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THE JOURNAL OF SPORTS MEDICINE AND PHYSICAL FITNESS
Rivista di Medicina, Traumatologia e Psicologia dello Sport
Indexed/Abstracted in: Chemical Abstracts, CINAHL, Current Contents/Clinical Medicine, EMBASE, PubMed/MEDLINE, Science Citation Index Expanded (SciSearch), Scopus
Impact Factor 1,111
Original articles EXERCISE PHYSIOLOGY AND BIOMECHANICS
The Journal of Sports Medicine and Physical Fitness 2008 June;48(2):177-82
Assessment of the reliability of a custom built Nordic Ski Ergometer for cross-country skiing power test
BORTOLAN L., PELLEGRINI B., FINIZIA G., SCHENA F.
CeBiSM - Centre of Bioengineering and Motor Science University of Trento, Rovereto (Trento), Italy
Aim. Despite the recent development of cross-country ski technique having led to an increase in the importance of upper body power, there is a substantial lack of specific equipment for upper body force and power evaluation. In order to achieve good reproducibility of the skiing motion, a new upper body ergometer has been developed in our lab and tested by elite cross-country skiers. In this study, the reliability of this device was assessed comparing upper body power measurements with double poling ski performance in the field.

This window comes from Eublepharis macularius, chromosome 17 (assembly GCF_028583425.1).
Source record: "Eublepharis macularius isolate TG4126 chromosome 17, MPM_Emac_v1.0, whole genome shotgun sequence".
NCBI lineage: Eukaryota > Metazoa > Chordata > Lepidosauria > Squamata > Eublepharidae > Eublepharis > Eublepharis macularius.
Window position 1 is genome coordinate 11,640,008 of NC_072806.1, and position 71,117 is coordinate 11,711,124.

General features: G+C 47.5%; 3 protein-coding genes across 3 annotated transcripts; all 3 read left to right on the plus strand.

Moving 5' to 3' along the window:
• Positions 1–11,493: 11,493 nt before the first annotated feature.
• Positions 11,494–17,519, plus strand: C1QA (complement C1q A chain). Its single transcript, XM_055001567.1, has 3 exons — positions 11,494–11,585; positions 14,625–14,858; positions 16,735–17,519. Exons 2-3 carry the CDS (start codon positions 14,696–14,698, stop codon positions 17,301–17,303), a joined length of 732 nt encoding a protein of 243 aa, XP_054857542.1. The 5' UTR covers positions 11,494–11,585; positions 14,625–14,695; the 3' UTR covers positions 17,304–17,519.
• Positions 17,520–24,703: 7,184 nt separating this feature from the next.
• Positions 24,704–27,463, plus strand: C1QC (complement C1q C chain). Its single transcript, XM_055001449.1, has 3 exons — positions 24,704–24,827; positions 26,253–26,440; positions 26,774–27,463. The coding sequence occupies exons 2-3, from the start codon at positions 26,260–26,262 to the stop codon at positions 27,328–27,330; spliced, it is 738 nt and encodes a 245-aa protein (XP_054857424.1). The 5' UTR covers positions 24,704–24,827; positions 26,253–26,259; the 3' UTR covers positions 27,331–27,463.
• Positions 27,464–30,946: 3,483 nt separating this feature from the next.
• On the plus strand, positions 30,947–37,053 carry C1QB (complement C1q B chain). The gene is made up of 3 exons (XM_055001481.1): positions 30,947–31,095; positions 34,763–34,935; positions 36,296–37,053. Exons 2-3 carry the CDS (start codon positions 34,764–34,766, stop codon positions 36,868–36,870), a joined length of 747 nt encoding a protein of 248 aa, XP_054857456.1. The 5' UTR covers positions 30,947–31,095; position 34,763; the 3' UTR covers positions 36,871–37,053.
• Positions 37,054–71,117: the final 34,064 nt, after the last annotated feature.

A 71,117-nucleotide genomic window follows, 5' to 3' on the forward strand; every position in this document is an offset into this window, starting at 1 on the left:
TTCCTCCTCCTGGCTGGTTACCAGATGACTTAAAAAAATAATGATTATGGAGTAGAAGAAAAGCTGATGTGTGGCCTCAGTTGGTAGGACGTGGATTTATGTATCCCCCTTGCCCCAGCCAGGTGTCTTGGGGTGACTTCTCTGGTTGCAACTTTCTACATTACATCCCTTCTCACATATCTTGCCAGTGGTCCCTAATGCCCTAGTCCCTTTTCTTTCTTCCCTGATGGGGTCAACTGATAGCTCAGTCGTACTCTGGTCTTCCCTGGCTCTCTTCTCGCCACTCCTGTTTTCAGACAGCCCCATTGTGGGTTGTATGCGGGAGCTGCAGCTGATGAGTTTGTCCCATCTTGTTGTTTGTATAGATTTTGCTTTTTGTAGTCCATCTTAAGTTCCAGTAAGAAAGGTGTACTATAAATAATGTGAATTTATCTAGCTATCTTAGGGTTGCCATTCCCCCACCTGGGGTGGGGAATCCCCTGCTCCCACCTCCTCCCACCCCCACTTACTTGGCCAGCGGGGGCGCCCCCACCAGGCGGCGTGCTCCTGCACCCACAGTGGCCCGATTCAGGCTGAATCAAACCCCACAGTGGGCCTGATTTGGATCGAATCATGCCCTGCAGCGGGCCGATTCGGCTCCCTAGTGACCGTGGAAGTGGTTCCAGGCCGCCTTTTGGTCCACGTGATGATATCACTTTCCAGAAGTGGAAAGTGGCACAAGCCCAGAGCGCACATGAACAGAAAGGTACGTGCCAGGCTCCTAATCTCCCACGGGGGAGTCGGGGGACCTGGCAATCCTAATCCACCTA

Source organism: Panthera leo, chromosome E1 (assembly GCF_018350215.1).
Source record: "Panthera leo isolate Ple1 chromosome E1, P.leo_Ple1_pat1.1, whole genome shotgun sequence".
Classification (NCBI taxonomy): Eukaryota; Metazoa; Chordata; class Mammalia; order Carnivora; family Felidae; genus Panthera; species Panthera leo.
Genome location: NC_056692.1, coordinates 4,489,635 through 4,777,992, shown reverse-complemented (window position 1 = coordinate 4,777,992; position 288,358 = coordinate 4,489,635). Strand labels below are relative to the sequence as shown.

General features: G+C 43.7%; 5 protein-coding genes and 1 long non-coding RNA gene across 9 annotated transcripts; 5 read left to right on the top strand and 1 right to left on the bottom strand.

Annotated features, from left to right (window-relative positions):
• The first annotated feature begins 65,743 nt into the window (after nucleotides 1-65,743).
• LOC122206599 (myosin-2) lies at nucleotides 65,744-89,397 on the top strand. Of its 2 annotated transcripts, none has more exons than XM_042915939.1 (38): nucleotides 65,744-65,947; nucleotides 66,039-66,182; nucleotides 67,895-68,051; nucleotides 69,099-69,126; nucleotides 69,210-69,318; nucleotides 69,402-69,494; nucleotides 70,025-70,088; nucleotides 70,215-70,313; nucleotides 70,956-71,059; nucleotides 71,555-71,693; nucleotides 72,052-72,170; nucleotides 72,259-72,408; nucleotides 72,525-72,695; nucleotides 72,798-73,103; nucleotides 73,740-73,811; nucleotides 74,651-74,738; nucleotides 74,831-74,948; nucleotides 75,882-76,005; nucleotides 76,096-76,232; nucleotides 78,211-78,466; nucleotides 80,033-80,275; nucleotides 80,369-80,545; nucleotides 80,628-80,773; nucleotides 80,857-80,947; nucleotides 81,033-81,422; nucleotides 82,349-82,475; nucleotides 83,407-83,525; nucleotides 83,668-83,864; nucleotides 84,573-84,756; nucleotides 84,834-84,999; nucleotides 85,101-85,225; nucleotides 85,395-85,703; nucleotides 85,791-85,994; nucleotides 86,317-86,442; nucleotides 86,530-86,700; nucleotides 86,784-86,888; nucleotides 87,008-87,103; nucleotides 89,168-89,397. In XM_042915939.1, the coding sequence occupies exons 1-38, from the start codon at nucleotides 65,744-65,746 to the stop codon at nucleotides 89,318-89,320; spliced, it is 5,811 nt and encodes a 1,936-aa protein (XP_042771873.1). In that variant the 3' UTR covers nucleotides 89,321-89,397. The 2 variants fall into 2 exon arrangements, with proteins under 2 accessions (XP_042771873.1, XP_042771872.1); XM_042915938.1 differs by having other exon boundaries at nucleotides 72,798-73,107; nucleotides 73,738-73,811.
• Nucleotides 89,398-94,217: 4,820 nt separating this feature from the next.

Methods. The new apparatus consists of an electric motor acting as load and actively controlled by a personal computer on the basis of force and velocity data. Nine cross-country skiers (age: 21.7±3.12 years; body weight: 72.2±3.8 kg), competing at international level, performed a ski test on a 1.2 km long sprint track and a 50 s exercise on the Nordic Ski Ergometer. The velocity of the last section (180 m, slope 1.37%) of the track, performed using the double poling technique at maximal voluntary intensity, was related to the upper body power measured at the ergometer.
Results. Mean upper body power was 9.22±2.29 W·kg-1, while average velocity on the section considered was 6.66±0.67 m·s-1. A high correlation (R2=0.871) was found between upper body power and ski velocity.
Conclusion. In addition to overcoming the main limitations that affect traditionally used equipment, the strong relationship between the parameters obtained with the new ergometer and ski velocity indicates their ability to assess athletes performance. The new apparatus could therefore be considered a ski specific testing equipment for cross-country skiers which is useful for reproducing upper body involvement in cross-country ski-ing in a laboratory setting.